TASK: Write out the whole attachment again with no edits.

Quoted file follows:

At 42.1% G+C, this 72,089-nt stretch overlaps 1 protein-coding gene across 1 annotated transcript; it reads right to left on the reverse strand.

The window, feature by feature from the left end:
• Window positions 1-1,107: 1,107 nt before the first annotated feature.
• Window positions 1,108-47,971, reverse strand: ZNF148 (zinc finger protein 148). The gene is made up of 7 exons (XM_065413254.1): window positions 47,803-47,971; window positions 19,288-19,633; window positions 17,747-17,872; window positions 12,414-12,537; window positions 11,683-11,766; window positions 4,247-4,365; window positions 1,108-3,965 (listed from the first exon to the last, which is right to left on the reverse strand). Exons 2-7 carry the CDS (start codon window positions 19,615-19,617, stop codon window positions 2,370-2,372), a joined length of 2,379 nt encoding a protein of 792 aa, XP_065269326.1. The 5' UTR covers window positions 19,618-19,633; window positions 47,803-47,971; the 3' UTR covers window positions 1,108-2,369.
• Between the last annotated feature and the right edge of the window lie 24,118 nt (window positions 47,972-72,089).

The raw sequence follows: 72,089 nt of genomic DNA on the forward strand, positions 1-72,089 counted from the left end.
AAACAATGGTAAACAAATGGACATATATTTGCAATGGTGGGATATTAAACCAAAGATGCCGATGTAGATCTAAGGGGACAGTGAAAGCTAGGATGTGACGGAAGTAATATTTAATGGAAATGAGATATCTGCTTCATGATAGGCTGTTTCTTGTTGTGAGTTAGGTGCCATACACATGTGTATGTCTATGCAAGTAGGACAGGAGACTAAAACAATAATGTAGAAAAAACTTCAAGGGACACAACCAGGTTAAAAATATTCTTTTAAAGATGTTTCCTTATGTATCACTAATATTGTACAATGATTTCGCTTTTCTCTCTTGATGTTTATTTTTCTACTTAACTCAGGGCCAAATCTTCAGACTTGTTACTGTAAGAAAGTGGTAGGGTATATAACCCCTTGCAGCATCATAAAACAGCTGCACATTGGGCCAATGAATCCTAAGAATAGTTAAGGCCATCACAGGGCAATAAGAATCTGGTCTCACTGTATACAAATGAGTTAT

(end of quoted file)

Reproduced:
At 42.1% G+C, this 72,089-nt stretch overlaps 1 protein-coding gene across 1 annotated transcript; it reads right to left on the reverse strand.

The window, feature by feature from the left end:
• Window positions 1-1,107: 1,107 nt before the first annotated feature.
• Window positions 1,108-47,971, reverse strand: ZNF148 (zinc finger protein 148). The gene is made up of 7 exons (XM_065413254.1): window positions 47,803-47,971; window positions 19,288-19,633; window positions 17,747-17,872; window positions 12,414-12,537; window positions 11,683-11,766; window positions 4,247-4,365; window positions 1,108-3,965 (listed from the first exon to the last, which is right to left on the reverse strand). Exons 2-7 carry the CDS (start codon window positions 19,615-19,617, stop codon window positions 2,370-2,372), a joined length of 2,379 nt encoding a protein of 792 aa, XP_065269326.1. The 5' UTR covers window positions 19,618-19,633; window positions 47,803-47,971; the 3' UTR covers window positions 1,108-2,369.
• Between the last annotated feature and the right edge of the window lie 24,118 nt (window positions 47,972-72,089).

The raw sequence follows: 72,089 nt of genomic DNA on the forward strand, positions 1-72,089 counted from the left end.
AAACAATGGTAAACAAATGGACATATATTTGCAATGGTGGGATATTAAACCAAAGATGCCGATGTAGATCTAAGGGGACAGTGAAAGCTAGGATGTGACGGAAGTAATATTTAATGGAAATGAGATATCTGCTTCATGATAGGCTGTTTCTTGTTGTGAGTTAGGTGCCATACACATGTGTATGTCTATGCAAGTAGGACAGGAGACTAAAACAATAATGTAGAAAAAACTTCAAGGGACACAACCAGGTTAAAAATATTCTTTTAAAGATGTTTCCTTATGTATCACTAATATTGTACAATGATTTCGCTTTTCTCTCTTGATGTTTATTTTTCTACTTAACTCAGGGCCAAATCTTCAGACTTGTTACTGTAAGAAAGTGGTAGGGTATATAACCCCTTGCAGCATCATAAAACAGCTGCACATTGGGCCAATGAATCCTAAGAATAGTTAAGGCCATCACAGGGCAATAAGAATCTGGTCTCACTGTATACAAATGAGTTAT